Statistics thread 54 may be configured by the developer of application process 50 to periodically wake up, gather the statistics on objects currently residing in the memory of the computer 42, 44 on which the application process 50 is executing, and send these statistics to workload service 46 through local agent 48. Statistics thread 54 may be programmed to send either an empty message or no message at all to local agent 48 if no new statistics have been generated since the last time statistics thread 54 woke up. Such an action may be considered to be part of the process of waking up and forwarding of statistics. Thus, when this application refers to periodically waking up and obtaining performance statistics, that action encompasses obtaining no information during some of the periods. Eventually, the statistics thread will obtain a performance statistic during one of the periodic wake up times. The statistics thread gathers statistics on objects residing in the memory space of the application process 50 with which it is associated. In this embodiment, statistics thread 54 wakes up periodically, accesses the data structure containing the statistical data and sends the statistical information to local agent 48. Statistics thread 54 then goes to sleep. The time between the periods of statistics gathering by statistics gathering thread 54 may be adjustable either during development of application process 50 or by a system administrator during use of application process 50.
Local agent 48 receives performance statistics from various statistics threads 54 and relays those statistics to workload service 46. The invention thus avoids interference with application process 50. In a distributed object network environment, no assumptions can be made about the speed of the network and the availability of various services on the network. In addition, statistics data is eventually reported from many different local agents 48 to a central workload service 46. Because the workload service 46 may be busy receiving data from several local agents 48, it may delay the reporting of data from other local agents 48. Because local agents 48 receive their data from statistics threads 48 resident on the same computer 42, 44, local agent 48 may receive the statistical data immediately from the statistics thread 48, freeing up the application process 50 to continue performing its function. Local agent 48 may save the statistics data on a persistent storage medium and relay it to workload service 46 when the network is not busy or when workload service 46 is ready to receive the data. In an alternative embodiment, statistics thread 48 could perform the functions of local agent 48 such as forwarding statistics to the workload service.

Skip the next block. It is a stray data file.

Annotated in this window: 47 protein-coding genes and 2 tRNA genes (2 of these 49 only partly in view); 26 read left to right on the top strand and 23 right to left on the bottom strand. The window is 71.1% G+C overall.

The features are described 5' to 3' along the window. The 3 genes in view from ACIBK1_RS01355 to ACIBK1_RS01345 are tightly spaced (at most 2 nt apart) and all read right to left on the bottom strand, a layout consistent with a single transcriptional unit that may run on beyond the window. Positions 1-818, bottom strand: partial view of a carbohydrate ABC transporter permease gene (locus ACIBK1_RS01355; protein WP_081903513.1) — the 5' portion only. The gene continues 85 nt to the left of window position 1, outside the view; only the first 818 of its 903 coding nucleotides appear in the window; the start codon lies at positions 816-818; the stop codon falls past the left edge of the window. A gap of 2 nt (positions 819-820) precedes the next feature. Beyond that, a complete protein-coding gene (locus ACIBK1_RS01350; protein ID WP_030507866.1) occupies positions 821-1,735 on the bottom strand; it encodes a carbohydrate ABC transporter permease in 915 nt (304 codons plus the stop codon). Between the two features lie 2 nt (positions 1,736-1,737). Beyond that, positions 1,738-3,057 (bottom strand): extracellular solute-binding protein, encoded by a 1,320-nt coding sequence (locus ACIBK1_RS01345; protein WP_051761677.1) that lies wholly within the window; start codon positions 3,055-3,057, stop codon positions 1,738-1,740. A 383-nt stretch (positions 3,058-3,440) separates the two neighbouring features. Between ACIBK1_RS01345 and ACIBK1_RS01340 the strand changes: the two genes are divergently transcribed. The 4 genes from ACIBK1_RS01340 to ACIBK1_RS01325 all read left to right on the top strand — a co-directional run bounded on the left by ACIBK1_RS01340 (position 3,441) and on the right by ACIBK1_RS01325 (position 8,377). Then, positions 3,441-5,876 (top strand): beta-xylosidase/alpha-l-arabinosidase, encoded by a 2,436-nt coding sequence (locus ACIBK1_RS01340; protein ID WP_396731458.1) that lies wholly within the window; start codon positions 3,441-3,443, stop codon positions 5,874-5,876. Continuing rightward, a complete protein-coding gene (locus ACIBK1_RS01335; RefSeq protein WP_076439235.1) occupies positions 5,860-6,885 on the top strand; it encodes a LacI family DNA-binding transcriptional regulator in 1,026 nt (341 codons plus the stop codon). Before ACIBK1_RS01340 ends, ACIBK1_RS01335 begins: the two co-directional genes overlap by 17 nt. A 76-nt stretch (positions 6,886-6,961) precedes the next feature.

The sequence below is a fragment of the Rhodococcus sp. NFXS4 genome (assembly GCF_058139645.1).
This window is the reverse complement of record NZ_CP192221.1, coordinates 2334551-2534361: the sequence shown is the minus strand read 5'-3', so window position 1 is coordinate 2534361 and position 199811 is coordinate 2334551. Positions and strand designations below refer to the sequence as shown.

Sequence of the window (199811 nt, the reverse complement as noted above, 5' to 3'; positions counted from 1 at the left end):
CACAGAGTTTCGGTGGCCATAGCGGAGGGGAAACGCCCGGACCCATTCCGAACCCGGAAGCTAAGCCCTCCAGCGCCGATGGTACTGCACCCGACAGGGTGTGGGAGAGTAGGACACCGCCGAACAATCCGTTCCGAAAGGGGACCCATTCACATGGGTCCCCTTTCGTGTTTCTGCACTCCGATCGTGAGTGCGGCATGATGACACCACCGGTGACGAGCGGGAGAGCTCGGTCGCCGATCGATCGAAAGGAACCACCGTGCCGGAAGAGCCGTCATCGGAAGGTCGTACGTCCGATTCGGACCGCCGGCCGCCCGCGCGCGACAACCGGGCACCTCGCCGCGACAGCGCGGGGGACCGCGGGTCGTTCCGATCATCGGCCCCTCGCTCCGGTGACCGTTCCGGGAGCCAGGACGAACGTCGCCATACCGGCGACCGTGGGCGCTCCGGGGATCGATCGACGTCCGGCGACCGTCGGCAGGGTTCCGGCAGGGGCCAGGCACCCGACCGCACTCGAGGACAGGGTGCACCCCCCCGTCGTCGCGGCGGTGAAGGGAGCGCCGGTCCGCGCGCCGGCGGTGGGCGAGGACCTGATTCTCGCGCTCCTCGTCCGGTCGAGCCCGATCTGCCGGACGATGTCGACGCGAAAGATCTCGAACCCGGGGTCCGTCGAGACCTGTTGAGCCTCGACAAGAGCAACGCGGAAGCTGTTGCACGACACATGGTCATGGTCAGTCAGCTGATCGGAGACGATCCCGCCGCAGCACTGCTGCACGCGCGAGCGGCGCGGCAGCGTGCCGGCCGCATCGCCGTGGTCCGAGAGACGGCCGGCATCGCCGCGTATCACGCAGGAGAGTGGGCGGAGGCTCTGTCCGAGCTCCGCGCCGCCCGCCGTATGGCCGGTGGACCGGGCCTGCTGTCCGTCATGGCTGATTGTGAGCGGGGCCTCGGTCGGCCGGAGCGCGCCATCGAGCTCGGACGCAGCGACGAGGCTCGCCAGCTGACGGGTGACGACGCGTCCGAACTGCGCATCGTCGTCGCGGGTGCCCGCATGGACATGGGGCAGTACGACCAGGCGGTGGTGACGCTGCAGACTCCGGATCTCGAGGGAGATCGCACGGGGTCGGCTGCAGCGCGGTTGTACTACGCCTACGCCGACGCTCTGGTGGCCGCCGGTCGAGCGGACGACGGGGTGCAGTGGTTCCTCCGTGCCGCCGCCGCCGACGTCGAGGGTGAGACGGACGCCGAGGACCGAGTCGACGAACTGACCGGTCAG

Although the operation of distributed object load balancing system 41 has been described above, it will now be briefly summarized for an example embodiment. Each application process 50 maintains performance statistics regarding its objects resident in memory of the computer 42, 44 that is running the application process 50. Periodically, statistics thread 54 wakes up and relays those statistics to local agent 48. Local agent 48 relays the performance statistics to workload service 46. When it is desired to instantiate a new application object, the decision of which application process 50 is to instantiate and contain the new application object is based upon performance statistics maintained by workload service 46. Any suitable formula or algorithm may be used for this determination.
Although the present invention has been described in detail, it should be understood that various changes, substitutions, and alterations can be made hereto without departing from the spirit and scope of the invention as defined by the appended claims.
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|U.S. Classification||709/226, 714/E11.192|
|International Classification||G06F11/34, G06F9/50|
|Cooperative Classification||G06F2209/508, G06F9/5083, G06F11/3495, G06F11/3433|
|European Classification||G06F11/34C, G06F9/50L|
|Dec 19, 1997||AS||Assignment|
Owner name: ELECTRONIC DATA SYSTEMS CORPORATION, TEXAS
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Owner name: ELECTRONIC DATA SYSTEMS, LLC,DELAWARE
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Owner name: HEWLETT-PACKARD DEVELOPMENT COMPANY, L.P.,TEXAS